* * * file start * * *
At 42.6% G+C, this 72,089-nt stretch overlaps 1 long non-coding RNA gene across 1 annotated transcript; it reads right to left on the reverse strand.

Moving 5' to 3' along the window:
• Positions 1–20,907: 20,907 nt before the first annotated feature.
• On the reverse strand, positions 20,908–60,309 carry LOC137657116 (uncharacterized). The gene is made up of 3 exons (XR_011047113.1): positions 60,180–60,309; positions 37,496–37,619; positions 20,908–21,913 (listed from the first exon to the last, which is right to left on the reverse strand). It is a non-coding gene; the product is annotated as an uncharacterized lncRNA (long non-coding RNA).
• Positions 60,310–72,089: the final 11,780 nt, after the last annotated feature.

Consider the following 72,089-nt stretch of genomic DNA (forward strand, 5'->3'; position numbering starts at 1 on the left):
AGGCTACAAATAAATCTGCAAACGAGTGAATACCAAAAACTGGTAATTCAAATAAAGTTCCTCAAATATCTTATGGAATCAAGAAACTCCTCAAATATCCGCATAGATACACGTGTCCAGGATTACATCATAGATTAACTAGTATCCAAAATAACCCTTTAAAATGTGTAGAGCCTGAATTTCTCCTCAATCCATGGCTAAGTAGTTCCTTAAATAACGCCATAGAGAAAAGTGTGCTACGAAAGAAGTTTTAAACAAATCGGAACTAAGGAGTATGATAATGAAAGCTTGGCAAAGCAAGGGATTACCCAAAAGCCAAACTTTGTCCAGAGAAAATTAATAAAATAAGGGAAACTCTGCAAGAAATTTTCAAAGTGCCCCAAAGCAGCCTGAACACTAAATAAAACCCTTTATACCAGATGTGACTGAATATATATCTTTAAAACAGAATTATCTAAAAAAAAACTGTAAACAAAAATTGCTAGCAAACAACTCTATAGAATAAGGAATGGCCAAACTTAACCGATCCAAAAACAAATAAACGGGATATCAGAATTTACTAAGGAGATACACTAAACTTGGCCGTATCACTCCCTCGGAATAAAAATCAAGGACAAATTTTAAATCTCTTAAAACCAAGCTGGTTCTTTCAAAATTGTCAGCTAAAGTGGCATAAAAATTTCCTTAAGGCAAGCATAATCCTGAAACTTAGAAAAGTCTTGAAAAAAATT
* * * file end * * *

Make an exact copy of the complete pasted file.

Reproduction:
At 42.6% G+C, this 72,089-nt stretch overlaps 1 long non-coding RNA gene across 1 annotated transcript; it reads right to left on the reverse strand.

Moving 5' to 3' along the window:
• Positions 1–20,907: 20,907 nt before the first annotated feature.
• On the reverse strand, positions 20,908–60,309 carry LOC137657116 (uncharacterized). The gene is made up of 3 exons (XR_011047113.1): positions 60,180–60,309; positions 37,496–37,619; positions 20,908–21,913 (listed from the first exon to the last, which is right to left on the reverse strand). It is a non-coding gene; the product is annotated as an uncharacterized lncRNA (long non-coding RNA).
• Positions 60,310–72,089: the final 11,780 nt, after the last annotated feature.

Consider the following 72,089-nt stretch of genomic DNA (forward strand, 5'->3'; position numbering starts at 1 on the left):
AGGCTACAAATAAATCTGCAAACGAGTGAATACCAAAAACTGGTAATTCAAATAAAGTTCCTCAAATATCTTATGGAATCAAGAAACTCCTCAAATATCCGCATAGATACACGTGTCCAGGATTACATCATAGATTAACTAGTATCCAAAATAACCCTTTAAAATGTGTAGAGCCTGAATTTCTCCTCAATCCATGGCTAAGTAGTTCCTTAAATAACGCCATAGAGAAAAGTGTGCTACGAAAGAAGTTTTAAACAAATCGGAACTAAGGAGTATGATAATGAAAGCTTGGCAAAGCAAGGGATTACCCAAAAGCCAAACTTTGTCCAGAGAAAATTAATAAAATAAGGGAAACTCTGCAAGAAATTTTCAAAGTGCCCCAAAGCAGCCTGAACACTAAATAAAACCCTTTATACCAGATGTGACTGAATATATATCTTTAAAACAGAATTATCTAAAAAAAAACTGTAAACAAAAATTGCTAGCAAACAACTCTATAGAATAAGGAATGGCCAAACTTAACCGATCCAAAAACAAATAAACGGGATATCAGAATTTACTAAGGAGATACACTAAACTTGGCCGTATCACTCCCTCGGAATAAAAATCAAGGACAAATTTTAAATCTCTTAAAACCAAGCTGGTTCTTTCAAAATTGTCAGCTAAAGTGGCATAAAAATTTCCTTAAGGCAAGCATAATCCTGAAACTTAGAAAAGTCTTGAAAAAAATT